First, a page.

What does the new tax law mean for your health care?
Republicans are on the verge of passing the most significant overhaul of the tax code since 1986, after the Senate passed the GOP plan early Wednesday. The House of Representatives gave final approval to the bill on December 20, 2017 and sent the bill to the President’s desk. Republican lawmakers are scheduled to join Trump at the White House on Wednesday afternoon to celebrate their largest legislative achievement of 2017.
The plan cuts the corporate tax rate dramatically and provide new breaks for other businesses. It also would lower income tax bills in 2018 for the vast majority of U.S. households.
The plan also scraps a central part of the Affordable Care Act (Obamacare) by effectively repealing the individual mandate. While the penalty for being uninsured remains in the tax code, it was reduced to $0 and goes into effect in 2019.
As such, the penalty could be raised in the future since it remains
QUESTION: What does the new tax law mean for your health care?
The new tax reform bill does not repeal Obamacare (the Affordable Care Act), but starting in 2019, it does effectively eliminate Obamacare’s individual mandate, which requires people to pay a tax penalty if they don’t buy health insurance.
The individual mandate still applies for 2018. If you are uninsured next year, you may be on the hook for a tax penalty in the amount of 2.5 percent of your yearly household income or $695, whichever is greater.
In 2019 and beyond, the penalty is 0 percent of your yearly household income
QUESTION: If there’s no penalty for going without coverage, can I cancel my plan now and sign up later if I get sick?
Most people can only buy a major medical health insurance plan for themselves or their families during the annual open enrollment period, which ended on December 15.
If you miss open enrollment, you typically have to wait until the following year to buy a plan.
If you have a qualifying life event – like the loss of a job or a move to a new city – that creates a special enrollment period when you can sign up for coverage outside Obamacare’s annual open enrollment season.
QUESTION: What are my options if I can’t afford a major medical / Obamacare plan?
Major medical health insurance plans that meet Obamacare’s requirements are generally the best option.
But if you’re struggling to afford a major medical health plan, here are some alternatives to consider:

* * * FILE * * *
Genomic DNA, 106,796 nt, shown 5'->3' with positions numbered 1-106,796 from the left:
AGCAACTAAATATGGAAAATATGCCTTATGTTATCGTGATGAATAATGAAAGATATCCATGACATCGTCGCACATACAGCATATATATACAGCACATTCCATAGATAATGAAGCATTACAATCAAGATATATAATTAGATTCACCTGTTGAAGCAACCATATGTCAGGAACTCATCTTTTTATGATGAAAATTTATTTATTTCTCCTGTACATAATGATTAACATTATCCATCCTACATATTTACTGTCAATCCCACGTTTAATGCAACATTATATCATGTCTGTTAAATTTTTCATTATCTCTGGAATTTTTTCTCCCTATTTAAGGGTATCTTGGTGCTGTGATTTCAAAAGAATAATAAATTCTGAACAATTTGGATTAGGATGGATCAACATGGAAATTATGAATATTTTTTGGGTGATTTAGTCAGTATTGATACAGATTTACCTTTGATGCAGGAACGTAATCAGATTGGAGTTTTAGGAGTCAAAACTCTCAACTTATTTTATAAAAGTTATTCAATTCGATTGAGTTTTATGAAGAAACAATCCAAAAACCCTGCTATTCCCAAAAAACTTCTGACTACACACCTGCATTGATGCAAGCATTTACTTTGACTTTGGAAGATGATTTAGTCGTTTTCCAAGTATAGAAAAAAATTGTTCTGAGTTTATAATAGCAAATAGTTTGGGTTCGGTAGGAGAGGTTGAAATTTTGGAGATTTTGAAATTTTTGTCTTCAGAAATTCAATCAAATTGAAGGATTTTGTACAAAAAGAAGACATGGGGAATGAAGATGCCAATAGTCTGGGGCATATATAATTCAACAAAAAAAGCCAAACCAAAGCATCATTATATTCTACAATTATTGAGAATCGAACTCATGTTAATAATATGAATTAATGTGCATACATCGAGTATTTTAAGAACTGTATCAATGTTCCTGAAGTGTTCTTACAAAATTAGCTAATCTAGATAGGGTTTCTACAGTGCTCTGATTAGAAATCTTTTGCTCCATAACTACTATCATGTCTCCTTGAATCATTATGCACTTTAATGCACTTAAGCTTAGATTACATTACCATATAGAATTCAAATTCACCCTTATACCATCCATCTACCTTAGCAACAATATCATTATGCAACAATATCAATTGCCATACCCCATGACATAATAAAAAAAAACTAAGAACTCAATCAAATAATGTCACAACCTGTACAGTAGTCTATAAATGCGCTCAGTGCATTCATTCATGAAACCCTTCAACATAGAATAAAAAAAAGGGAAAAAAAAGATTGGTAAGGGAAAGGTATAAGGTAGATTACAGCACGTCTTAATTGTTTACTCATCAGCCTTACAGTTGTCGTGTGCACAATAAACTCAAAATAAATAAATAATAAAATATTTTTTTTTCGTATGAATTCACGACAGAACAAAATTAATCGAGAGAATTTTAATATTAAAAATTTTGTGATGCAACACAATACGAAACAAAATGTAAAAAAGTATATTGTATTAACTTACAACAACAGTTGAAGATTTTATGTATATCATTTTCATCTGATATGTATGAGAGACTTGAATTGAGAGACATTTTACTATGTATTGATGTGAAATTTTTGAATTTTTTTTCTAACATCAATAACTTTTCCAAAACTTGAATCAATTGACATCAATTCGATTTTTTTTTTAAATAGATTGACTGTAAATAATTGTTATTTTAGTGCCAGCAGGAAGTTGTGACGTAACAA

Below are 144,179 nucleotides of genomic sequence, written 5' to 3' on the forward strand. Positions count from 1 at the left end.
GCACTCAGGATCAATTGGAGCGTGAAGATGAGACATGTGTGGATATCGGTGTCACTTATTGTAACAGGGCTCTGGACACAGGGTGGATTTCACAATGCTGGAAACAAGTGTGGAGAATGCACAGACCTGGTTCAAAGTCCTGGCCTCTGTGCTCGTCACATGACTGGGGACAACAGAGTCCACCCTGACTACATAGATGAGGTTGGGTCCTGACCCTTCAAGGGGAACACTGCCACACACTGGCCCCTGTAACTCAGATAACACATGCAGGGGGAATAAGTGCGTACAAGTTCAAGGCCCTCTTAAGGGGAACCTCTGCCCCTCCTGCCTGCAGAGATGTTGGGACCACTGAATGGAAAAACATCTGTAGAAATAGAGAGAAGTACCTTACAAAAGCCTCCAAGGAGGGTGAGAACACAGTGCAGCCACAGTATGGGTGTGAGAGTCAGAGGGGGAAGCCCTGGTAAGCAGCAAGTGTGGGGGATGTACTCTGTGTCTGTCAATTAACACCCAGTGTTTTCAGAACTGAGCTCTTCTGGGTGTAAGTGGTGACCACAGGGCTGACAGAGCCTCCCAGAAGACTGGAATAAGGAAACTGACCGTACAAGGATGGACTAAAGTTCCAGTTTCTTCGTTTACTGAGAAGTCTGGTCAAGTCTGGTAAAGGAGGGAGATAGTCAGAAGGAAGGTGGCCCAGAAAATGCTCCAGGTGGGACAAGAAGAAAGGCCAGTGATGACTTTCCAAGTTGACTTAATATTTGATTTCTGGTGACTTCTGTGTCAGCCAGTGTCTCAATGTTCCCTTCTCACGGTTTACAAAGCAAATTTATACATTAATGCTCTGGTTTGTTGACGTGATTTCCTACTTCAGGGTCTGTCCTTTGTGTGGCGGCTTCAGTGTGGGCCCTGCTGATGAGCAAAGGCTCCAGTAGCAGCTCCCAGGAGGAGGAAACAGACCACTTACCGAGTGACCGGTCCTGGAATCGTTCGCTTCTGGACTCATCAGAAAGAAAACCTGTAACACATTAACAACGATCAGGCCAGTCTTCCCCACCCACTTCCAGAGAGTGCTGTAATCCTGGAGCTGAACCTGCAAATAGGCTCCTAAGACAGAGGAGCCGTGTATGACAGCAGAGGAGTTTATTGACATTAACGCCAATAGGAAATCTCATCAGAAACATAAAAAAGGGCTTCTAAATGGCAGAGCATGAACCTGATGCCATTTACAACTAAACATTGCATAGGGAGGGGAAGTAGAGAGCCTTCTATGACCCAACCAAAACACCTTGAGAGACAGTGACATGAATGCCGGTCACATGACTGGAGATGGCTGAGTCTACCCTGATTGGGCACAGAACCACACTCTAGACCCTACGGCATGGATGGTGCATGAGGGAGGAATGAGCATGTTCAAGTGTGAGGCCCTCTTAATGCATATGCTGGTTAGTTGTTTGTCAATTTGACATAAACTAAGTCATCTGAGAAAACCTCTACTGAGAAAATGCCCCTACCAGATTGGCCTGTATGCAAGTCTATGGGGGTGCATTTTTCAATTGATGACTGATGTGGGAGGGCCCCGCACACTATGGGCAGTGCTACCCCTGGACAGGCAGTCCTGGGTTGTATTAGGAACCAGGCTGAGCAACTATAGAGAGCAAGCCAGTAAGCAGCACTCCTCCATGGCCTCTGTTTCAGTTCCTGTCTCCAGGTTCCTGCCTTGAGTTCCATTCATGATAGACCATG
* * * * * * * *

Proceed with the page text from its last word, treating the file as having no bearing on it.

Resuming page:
- Short-term medical – These plans are available for up to three months at a time and provide limited coverage for new health problems that occur during that period. Plans are not guaranteed to be renewed. And unlike losing a major medical health insurance policy during the year, losing your short-term coverage does not make you eligible to sign up for a health plan under Obamacare outside of the annual open enrollment period.
- Medical insurance packages – These multi-policy products combine different types of supplemental insurance into a single package of benefits. In most cases there is no limit on the amount of time you can keep a plan.
QUESTION: Can I get short-term coverage or medical insurance packages if I have a pre-existing medical condition?
Typically, no. Most short-term plans, and some of the medical insurance packages we offer at eHealth are medically underwritten, which means you can be declined based on your medical history.
Some plans will cover people with pre-existing conditions, but will typically only cover the cost of services for new medical problems that develop once you’re on the plan.
Medical care for any conditions you had before signing on to the plan are generally not covered.
QUESTION: Why have a mandate in the first place?
The mandate was created to prevent people from waiting until they get sick to buy health insurance and therefore to ensure a balance between healthy and sick people in the market, which helps to keep premiums lower.
You can’t get car insurance after you have an accident, and similarly, the creators of the Affordable Care Act knew health insurance would be too expensive if people could wait until getting sick to buy health insurance.
QUESTION: Will my prices go up now that the mandate is gone?
If you signed up for coverage during open enrollment, your prices won’t change for the next twelve months. Beyond 2018, it’s not clear what effect the repeal of the individual mandate will have on health insurance prices.
Many independent analyses suggest that repealing the individual mandate is likely to cause health insurance premiums to rise higher than they would otherwise if the mandate remained in place.
However, others argue that stronger enforcement of the open enrollment period and special enrollment periods could do enough to stabilize prices.
If you qualify for tax credits to help lower the cost of insurance you may be shielded from any increases. However, consumers who pay the full cost of health insurance on their own are likely to find already expensive premiums even pricier.
QUESTION: When should I consider an alternative to major medical / Obamacare plans?
If you can afford to buy Obamacare compliant major medical coverage, you should. No other product will provide you with the same kind of comprehensive benefits.
That said, if you cannot afford Obamacare or if you’re not able to enroll outside of open enrollment, you may want to consider an alternative form of coverage if:
- You’re healthy and have no major pre-existing conditions (e.g. cancer, diabetes, heart disease).
- You don’t take expensive prescription drugs or require other expensive medical care on a regular basis.
- You’re comfortable with other limitations for non-Obamacare plans, such as maximum coverage limits for certain time periods.